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In searching for a word or phrase that best describes this album by Swedish pianist Lars Jansson’s sextet, the best I can come up with is “smooth Jazz with a touch of class.” What I mean is that even though the greater part of what is performed on Giving Receiving would not be in the least out of place on so–called “smooth Jazz” radio, these guys can really play! And Jansson’s compositions and charts, while in most cases smooth as spreadable butter, have far more caloric value per measure than the “liter” variety usually encountered on the airwaves or in concert halls. Jansson is a bright and articulate pianist, his colleagues are top–drawer, and it’s especially pleasing to hear Paul McCandless’ expressive English horn on several selections including the pensive title track. There are a number of effective solos, the best of them by Jansson and rising Italian trumpet star Paolo Fresu and the worst (to our ears) by tenor Johan Borgström who gets carried away on “Margaux,” a tumultuous piece that’s quite a bit bumpier than the others. “Margaux” is followed by “To the Little Man,” the most straight–ahead cut on the album, which showcases Jansson’s boppier side. “Spering,” of course, features the group’s bassist, Christian Spering, while McCandless’ woody bass clarinet sets the tone on the polyrhythmic “Petrus.” The album represents the seventh edition of Nordic Meeting, an annual enterprise at Swedish Radio in Göteborg wherein a leading Swedish Jazz musician is enlisted to compose new music for an international ensemble with a Scandinavian profile — in this case four Swedes, the Italian Fresu and McCandless, a Californian and member for more than three decades of the band Oregon. They work exceedingly well together, and those who like their Jazz perceptive as well as smooth should find Giving Receiving a most pleasurable experience.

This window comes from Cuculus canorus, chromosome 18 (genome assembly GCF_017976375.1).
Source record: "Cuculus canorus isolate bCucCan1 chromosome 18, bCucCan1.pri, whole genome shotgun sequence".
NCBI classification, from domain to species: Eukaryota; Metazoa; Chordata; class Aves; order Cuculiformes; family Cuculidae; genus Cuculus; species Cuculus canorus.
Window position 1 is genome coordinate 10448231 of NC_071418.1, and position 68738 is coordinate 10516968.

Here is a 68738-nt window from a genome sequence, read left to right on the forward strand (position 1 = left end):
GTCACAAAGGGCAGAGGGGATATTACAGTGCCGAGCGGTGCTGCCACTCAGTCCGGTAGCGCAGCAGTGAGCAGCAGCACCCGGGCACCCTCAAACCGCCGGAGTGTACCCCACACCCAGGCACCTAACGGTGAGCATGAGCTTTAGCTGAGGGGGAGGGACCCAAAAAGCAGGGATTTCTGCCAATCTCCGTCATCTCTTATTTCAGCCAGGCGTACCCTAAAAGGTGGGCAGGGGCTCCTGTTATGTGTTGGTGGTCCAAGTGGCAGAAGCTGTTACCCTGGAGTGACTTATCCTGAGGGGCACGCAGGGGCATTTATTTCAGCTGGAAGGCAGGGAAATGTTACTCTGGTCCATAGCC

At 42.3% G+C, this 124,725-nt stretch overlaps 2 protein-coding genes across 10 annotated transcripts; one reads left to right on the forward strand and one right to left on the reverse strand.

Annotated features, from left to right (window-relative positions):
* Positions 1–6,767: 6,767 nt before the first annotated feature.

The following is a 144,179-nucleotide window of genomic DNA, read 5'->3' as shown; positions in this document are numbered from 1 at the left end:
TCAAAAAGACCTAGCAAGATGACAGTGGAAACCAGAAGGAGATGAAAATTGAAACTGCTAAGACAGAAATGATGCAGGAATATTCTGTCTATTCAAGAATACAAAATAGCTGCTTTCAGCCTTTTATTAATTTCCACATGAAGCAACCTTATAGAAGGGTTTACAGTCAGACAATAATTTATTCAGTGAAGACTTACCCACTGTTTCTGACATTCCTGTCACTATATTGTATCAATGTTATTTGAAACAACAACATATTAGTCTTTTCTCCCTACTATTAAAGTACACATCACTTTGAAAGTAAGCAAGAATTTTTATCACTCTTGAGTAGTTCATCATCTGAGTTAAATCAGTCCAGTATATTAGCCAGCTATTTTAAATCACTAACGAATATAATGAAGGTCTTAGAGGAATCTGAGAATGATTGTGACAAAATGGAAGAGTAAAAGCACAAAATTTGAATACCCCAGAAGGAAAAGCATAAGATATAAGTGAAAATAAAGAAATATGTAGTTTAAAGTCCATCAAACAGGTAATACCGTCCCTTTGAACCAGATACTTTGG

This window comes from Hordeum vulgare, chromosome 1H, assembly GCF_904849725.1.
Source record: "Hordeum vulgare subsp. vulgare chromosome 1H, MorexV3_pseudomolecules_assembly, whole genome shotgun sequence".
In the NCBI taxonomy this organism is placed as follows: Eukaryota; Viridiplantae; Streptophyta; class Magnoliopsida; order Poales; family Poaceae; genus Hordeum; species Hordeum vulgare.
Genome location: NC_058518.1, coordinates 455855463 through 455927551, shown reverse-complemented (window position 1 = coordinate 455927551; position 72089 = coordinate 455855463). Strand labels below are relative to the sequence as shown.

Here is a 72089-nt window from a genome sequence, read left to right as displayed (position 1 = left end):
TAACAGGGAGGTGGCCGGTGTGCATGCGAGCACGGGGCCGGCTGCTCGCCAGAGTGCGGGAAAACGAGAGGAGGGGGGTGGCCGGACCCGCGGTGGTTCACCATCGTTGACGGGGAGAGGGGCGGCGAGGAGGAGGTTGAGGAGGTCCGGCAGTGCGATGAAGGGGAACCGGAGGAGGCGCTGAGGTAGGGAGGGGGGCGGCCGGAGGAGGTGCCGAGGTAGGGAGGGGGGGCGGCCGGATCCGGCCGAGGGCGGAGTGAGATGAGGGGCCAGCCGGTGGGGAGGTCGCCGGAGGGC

Track Listing: Giving
Personnel: Paolo Fresu, trumpet, flugelhorn; Paul McCandless, English horn, soprano sax, bass clarinet; Johan Borgstr
I love jazz because anything is possible; it has few rules and the best jazz breaks those ones. I prefer free improv because it doesn't really have any rules at all.
I was first exposed to jazz in my teens (in the late sixties).
The first jazz record I bought was Filles de Kilimanjaro by Miles Davis, shortly followed by Extrapolation by John McLaughlin.
My advice to new listeners is to listen as widely as possible and not to make snap judgments--stick with it.